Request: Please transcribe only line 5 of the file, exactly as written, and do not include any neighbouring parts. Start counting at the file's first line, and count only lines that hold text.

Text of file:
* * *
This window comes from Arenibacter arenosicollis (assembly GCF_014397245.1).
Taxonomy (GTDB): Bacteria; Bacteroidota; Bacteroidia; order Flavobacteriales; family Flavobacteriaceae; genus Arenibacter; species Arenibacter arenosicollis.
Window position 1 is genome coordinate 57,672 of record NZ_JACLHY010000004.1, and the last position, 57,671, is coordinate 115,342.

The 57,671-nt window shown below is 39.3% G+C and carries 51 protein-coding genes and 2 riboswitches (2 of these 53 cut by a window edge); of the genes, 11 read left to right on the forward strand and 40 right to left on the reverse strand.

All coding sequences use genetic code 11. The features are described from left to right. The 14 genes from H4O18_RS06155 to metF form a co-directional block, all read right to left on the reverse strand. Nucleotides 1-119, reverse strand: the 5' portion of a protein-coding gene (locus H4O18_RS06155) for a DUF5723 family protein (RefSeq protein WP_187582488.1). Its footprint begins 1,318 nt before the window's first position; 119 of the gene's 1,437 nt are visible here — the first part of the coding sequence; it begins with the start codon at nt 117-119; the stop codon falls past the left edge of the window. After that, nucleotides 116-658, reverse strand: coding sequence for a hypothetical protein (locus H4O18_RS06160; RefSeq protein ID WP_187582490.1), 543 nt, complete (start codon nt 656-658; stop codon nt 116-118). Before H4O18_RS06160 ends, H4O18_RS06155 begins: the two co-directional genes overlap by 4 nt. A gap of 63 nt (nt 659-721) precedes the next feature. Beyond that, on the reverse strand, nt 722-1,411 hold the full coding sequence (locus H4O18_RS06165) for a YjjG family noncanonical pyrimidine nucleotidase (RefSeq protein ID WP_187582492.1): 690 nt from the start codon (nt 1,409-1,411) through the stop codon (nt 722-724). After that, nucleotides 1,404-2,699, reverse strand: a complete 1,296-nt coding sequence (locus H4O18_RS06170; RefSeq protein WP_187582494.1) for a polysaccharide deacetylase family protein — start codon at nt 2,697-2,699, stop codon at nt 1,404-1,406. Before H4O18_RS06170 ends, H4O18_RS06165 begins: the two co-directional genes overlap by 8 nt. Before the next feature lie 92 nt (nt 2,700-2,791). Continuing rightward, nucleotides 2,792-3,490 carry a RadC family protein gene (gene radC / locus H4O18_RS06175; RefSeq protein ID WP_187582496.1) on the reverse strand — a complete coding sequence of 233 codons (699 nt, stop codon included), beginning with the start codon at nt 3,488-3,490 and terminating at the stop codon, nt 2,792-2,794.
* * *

All coding sequences use genetic code 11. The features are described from left to right. The 14 genes from H4O18_RS06155 to metF form a co-directional block, all read right to left on the reverse strand. Nucleotides 1-119, reverse strand: the 5' portion of a protein-coding gene (locus H4O18_RS06155) for a DUF5723 family protein (RefSeq protein WP_187582488.1). Its footprint begins 1,318 nt before the window's first position; 119 of the gene's 1,437 nt are visible here — the first part of the coding sequence; it begins with the start codon at nt 117-119; the stop codon falls past the left edge of the window. After that, nucleotides 116-658, reverse strand: coding sequence for a hypothetical protein (locus H4O18_RS06160; RefSeq protein ID WP_187582490.1), 543 nt, complete (start codon nt 656-658; stop codon nt 116-118). Before H4O18_RS06160 ends, H4O18_RS06155 begins: the two co-directional genes overlap by 4 nt. A gap of 63 nt (nt 659-721) precedes the next feature. Beyond that, on the reverse strand, nt 722-1,411 hold the full coding sequence (locus H4O18_RS06165) for a YjjG family noncanonical pyrimidine nucleotidase (RefSeq protein ID WP_187582492.1): 690 nt from the start codon (nt 1,409-1,411) through the stop codon (nt 722-724). After that, nucleotides 1,404-2,699, reverse strand: a complete 1,296-nt coding sequence (locus H4O18_RS06170; RefSeq protein WP_187582494.1) for a polysaccharide deacetylase family protein — start codon at nt 2,697-2,699, stop codon at nt 1,404-1,406. Before H4O18_RS06170 ends, H4O18_RS06165 begins: the two co-directional genes overlap by 8 nt. Before the next feature lie 92 nt (nt 2,700-2,791). Continuing rightward, nucleotides 2,792-3,490 carry a RadC family protein gene (gene radC / locus H4O18_RS06175; RefSeq protein ID WP_187582496.1) on the reverse strand — a complete coding sequence of 233 codons (699 nt, stop codon included), beginning with the start codon at nt 3,488-3,490 and terminating at the stop codon, nt 2,792-2,794.